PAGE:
USP: You did some serious “thinking and doing”! We’re so proud of you. Now, there are likely students reading this that would love to get involved in similar opportunities; what are some important things for them to know in order to prepare?
SN: It is not easy. Being part of a program like the Fulbright demands humility, adaptability, and critical thinking. It requires resilience. It’s also an awesome way to become part of a community and build meaningful relationships and foster cross-cultural understanding – ultimately that’s what the Fulbright is about. For NGSE, it’s a very demanding position. You have to be on 24/7. Students look to you to model appropriate behavior, whether that be respect for local culture, excitement for trying something different and new, or critical thought about power dynamics between Westerners and locals. Many students have highly impactful experiences, particularly going to a country such as India, but it’s up to the leader to promote personal development in students and facilitate opportunities for growth and learning.
USP: It is indeed serious business. You’re essentially serving as an ambassador of the United States. Would you say that your time in the University Scholars Program prepared you for these experiences?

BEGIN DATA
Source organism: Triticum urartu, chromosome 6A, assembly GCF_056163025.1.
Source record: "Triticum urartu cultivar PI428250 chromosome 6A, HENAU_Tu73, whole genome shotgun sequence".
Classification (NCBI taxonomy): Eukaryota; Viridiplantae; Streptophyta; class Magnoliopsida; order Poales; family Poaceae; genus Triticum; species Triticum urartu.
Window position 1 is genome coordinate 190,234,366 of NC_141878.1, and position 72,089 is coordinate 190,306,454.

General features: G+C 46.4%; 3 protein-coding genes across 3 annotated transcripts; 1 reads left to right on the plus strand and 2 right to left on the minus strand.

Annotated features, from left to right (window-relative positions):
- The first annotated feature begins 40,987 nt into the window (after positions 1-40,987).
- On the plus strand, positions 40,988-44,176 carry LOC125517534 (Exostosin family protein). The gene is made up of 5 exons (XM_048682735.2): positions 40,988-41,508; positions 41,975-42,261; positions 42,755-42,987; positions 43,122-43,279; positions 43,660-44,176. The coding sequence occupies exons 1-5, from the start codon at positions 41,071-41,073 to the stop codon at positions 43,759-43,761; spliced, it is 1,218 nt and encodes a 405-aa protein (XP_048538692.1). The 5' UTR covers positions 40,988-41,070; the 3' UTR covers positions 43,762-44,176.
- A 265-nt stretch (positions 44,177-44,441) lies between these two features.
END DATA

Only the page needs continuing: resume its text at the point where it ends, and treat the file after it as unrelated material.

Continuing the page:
SN: I chose the USP particularly for the emphasis on experiential and extracurricular learning and holistic development. I believe that most real learning takes place outside the classroom and the USP proved it for me. Through the USP, I went on my first outdoor expedition, multi-day kayaking at Bear Island, visited my first sustainable farm and learned about composting toilets and beekeeping. I also got to take a class with USP Assistant Director Chester Brewer, who is singularly gifted at teaching us how to explore.
USP: Yes, keeping the exploration mindset helps us stay open to opportunities as they arise. What would you say is the best bit of advice you’ve ever received?
SN: “Do the best you can until you know better. Then when you know better, do better.” Maya Angelou didn’t give this advice to me personally (though it would’ve have been cool if she did!).